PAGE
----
Theme 1: Computational Materials Design

Current computational approaches have major limitations. Genetic algorithms, particle swarm optimization, and Monte Carlo methods are heuristic and do not have an a priori guarantee of closeness to optimality. ‘Top down’ data-mining of known crystal structures does not produce new unit cells and asymmetric unit atom locations, and hence can only find close analogues. Conversely, ‘bottom up’ approaches to crystal structure prediction, including our own methods (Figure 1), become computationally intractable unless the system is highly constrained, both in terms of complexity and structural flexibility. Hence, computation today does not generally lower the barrier for us to design and discover new materials.

Computational design is the linchpin within the Materials Design Engine here at the Leverhulme research centre where the transformative goal is prediction of experimentally realizable crystal structures and properties. Based only on knowledge of the chemical constituents across multiple materials types we will unlock the dream of truly ‘bottom up’ materials design giving rise to novel, complex systems which mimic biology. Building powerful new computer science solutions to this non-convex minimization problem, used here for the first time in a chemical context, will be emphasise this step change in materials design. The focus of Theme 1 will be spread across key areas.

Exploring the Energy Landscape with the initial objective to translate the structure prediction problem from the language of Chemistry into Computer Science and then back to the experimental user base. This is not trivial, and requires extensive cross-disciplinary collaboration. Building on the standard hierarchy of energy computations of successively greater approximation, we will develop simplified energy functions capturing the essence of the global energy landscape in a form that readily translates the chemistry into Computer Science language (Ventre et al., SIAM J. Comput., 2014, 43, 1263).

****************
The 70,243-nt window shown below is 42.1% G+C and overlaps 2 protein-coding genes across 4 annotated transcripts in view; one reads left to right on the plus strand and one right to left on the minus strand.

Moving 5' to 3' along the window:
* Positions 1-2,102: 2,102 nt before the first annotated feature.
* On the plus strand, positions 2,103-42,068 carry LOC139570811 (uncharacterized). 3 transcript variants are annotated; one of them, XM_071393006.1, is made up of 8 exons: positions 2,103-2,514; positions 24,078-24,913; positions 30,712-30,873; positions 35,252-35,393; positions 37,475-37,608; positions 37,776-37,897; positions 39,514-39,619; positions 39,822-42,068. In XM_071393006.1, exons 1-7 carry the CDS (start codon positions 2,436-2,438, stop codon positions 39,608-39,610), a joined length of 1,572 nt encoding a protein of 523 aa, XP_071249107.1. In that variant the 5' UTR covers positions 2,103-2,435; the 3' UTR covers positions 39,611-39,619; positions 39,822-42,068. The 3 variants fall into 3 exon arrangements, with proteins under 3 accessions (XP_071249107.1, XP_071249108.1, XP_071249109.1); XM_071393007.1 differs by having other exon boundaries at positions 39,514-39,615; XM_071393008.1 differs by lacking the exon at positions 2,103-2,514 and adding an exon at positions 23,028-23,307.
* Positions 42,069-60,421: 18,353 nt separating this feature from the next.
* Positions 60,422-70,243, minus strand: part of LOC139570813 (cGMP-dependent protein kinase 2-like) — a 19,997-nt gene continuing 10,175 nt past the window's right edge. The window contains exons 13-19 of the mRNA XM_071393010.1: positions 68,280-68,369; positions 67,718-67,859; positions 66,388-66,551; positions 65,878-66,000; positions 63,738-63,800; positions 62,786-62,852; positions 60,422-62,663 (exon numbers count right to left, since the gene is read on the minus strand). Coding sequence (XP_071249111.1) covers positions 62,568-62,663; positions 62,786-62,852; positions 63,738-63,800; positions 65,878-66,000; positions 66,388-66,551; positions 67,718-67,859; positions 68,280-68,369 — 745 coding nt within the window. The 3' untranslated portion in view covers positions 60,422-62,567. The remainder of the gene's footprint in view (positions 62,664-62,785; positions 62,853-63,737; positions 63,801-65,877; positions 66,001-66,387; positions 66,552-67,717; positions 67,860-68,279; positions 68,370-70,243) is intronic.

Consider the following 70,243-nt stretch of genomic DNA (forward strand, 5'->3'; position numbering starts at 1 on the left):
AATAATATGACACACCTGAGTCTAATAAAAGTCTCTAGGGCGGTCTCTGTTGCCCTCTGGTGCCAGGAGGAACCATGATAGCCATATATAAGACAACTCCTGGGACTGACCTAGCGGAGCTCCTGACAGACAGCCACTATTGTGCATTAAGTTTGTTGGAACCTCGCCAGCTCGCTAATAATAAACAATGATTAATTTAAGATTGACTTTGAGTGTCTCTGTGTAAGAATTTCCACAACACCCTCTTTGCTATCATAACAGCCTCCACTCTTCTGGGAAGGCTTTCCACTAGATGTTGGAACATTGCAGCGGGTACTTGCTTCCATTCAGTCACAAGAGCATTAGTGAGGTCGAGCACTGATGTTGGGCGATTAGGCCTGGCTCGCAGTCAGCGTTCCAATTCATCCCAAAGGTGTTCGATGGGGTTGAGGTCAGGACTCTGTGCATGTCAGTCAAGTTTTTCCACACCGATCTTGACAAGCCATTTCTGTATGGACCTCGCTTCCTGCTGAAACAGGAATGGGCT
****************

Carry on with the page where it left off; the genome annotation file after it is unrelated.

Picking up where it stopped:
Shared understanding from A will allow for the development of radical new optimization solutions for the non-linear, non-convex structure prediction problem. Approximation algorithms can find solutions guaranteed to be ‘near’ the optimal solution for an NP-hard problem. For “worst case” NP-hard problems that cannot be approximated, we will strengthen existing heuristic methods by applying novel approaches. Artificial Intelligence will allow efficient exploration of the knowledge from our experimental programme (Theme 2) and from the literature knowledge base (Theme 4) to guide the approximation algorithms developed, by learning successful optimisation paths.

We will integrate these computational and searching processes into high-performance computing systems, using massive parallelism to implement computationally costly approaches. The combined product of B and C will be an open-source toolkit for materials engineers that forms a key sub-component in our Materials Design Engine.